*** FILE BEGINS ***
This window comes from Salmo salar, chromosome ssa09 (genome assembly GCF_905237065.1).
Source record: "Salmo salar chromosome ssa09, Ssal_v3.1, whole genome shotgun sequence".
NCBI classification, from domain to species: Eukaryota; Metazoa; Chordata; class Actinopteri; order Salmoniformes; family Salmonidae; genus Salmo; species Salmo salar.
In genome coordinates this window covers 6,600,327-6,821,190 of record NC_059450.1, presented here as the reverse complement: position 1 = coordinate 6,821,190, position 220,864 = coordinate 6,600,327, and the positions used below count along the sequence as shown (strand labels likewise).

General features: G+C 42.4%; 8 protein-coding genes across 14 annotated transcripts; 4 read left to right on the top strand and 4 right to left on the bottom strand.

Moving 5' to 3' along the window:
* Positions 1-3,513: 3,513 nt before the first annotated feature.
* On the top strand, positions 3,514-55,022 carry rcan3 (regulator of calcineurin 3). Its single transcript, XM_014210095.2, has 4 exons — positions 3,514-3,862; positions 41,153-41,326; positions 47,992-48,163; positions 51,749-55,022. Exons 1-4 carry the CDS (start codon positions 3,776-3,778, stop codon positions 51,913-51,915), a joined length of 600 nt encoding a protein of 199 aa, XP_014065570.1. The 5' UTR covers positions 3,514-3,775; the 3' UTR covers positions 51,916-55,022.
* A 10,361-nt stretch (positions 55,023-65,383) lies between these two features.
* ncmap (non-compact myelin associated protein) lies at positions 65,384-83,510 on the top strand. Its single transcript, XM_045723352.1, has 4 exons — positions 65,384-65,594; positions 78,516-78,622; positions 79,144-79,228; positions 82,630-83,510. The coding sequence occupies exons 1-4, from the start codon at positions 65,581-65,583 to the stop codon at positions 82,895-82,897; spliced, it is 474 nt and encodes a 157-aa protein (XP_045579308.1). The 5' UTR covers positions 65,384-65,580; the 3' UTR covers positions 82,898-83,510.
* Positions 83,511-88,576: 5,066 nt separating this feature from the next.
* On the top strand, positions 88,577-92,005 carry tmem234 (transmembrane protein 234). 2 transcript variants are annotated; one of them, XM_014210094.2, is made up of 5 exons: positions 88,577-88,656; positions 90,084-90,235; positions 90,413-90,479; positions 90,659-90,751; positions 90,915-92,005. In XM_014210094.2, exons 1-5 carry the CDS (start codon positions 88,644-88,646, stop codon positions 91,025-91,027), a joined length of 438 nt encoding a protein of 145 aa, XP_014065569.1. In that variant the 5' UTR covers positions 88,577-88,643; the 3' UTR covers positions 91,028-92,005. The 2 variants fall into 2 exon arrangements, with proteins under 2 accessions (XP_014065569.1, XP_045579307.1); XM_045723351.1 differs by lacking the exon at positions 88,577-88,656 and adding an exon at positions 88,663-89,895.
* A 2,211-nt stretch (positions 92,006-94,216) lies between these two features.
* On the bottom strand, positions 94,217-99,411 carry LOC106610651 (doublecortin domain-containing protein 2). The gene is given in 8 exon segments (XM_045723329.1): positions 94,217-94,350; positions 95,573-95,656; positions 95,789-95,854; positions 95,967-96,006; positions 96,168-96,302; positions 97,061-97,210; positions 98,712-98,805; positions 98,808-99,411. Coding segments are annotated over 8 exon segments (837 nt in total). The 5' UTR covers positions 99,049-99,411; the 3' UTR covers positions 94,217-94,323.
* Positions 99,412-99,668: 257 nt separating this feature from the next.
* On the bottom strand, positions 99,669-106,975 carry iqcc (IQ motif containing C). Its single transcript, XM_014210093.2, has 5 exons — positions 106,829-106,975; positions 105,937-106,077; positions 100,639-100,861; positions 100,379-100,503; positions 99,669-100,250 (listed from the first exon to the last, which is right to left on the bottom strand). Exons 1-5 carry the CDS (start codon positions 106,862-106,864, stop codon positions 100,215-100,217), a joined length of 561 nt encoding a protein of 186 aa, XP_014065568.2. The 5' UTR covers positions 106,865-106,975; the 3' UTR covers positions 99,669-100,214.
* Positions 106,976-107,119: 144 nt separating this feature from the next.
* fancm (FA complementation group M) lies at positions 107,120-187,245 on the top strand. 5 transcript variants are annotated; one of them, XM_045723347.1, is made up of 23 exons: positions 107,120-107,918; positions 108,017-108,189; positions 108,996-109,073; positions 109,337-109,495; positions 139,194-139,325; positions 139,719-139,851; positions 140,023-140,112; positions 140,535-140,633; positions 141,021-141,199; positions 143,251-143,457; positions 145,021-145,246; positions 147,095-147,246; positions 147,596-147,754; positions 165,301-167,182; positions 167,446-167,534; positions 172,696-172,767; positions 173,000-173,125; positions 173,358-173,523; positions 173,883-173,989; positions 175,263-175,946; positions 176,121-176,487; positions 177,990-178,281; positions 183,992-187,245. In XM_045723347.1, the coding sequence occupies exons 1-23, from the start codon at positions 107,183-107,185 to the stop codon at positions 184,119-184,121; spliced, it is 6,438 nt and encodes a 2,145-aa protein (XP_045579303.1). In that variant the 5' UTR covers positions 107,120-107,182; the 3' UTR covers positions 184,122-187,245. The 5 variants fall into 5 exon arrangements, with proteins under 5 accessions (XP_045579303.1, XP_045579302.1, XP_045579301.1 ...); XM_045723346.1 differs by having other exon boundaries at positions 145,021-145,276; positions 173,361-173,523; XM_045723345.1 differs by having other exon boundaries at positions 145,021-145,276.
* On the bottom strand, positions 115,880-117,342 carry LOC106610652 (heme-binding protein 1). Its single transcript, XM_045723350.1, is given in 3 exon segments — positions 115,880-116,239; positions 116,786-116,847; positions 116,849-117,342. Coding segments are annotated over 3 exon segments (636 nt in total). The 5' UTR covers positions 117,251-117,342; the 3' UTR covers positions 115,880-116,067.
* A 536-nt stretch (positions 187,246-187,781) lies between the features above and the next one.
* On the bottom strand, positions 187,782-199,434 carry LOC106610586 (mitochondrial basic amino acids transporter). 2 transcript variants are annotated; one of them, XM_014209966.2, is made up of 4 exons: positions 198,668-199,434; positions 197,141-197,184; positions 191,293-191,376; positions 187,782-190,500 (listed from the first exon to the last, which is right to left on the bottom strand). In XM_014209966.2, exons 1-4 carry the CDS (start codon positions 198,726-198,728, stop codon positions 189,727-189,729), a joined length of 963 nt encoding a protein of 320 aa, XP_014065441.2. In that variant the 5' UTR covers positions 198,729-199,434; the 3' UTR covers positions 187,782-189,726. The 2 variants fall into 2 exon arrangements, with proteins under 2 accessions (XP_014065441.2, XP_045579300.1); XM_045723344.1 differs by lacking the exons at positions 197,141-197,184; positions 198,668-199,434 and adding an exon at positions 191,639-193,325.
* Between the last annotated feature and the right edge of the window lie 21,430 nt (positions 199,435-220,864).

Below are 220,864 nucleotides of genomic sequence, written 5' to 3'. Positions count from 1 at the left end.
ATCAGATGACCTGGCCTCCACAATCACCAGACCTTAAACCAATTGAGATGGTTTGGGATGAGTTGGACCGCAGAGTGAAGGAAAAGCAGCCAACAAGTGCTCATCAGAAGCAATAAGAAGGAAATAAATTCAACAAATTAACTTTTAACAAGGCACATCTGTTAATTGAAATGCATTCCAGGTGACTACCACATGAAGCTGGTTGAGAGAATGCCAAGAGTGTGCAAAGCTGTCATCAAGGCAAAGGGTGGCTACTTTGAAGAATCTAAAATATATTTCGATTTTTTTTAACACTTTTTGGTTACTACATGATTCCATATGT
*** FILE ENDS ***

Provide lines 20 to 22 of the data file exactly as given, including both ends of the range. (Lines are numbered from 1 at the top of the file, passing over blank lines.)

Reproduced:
* A 536-nt stretch (positions 187,246-187,781) lies between the features above and the next one.
* On the bottom strand, positions 187,782-199,434 carry LOC106610586 (mitochondrial basic amino acids transporter). 2 transcript variants are annotated; one of them, XM_014209966.2, is made up of 4 exons: positions 198,668-199,434; positions 197,141-197,184; positions 191,293-191,376; positions 187,782-190,500 (listed from the first exon to the last, which is right to left on the bottom strand). In XM_014209966.2, exons 1-4 carry the CDS (start codon positions 198,726-198,728, stop codon positions 189,727-189,729), a joined length of 963 nt encoding a protein of 320 aa, XP_014065441.2. In that variant the 5' UTR covers positions 198,729-199,434; the 3' UTR covers positions 187,782-189,726. The 2 variants fall into 2 exon arrangements, with proteins under 2 accessions (XP_014065441.2, XP_045579300.1); XM_045723344.1 differs by lacking the exons at positions 197,141-197,184; positions 198,668-199,434 and adding an exon at positions 191,639-193,325.
* Between the last annotated feature and the right edge of the window lie 21,430 nt (positions 199,435-220,864).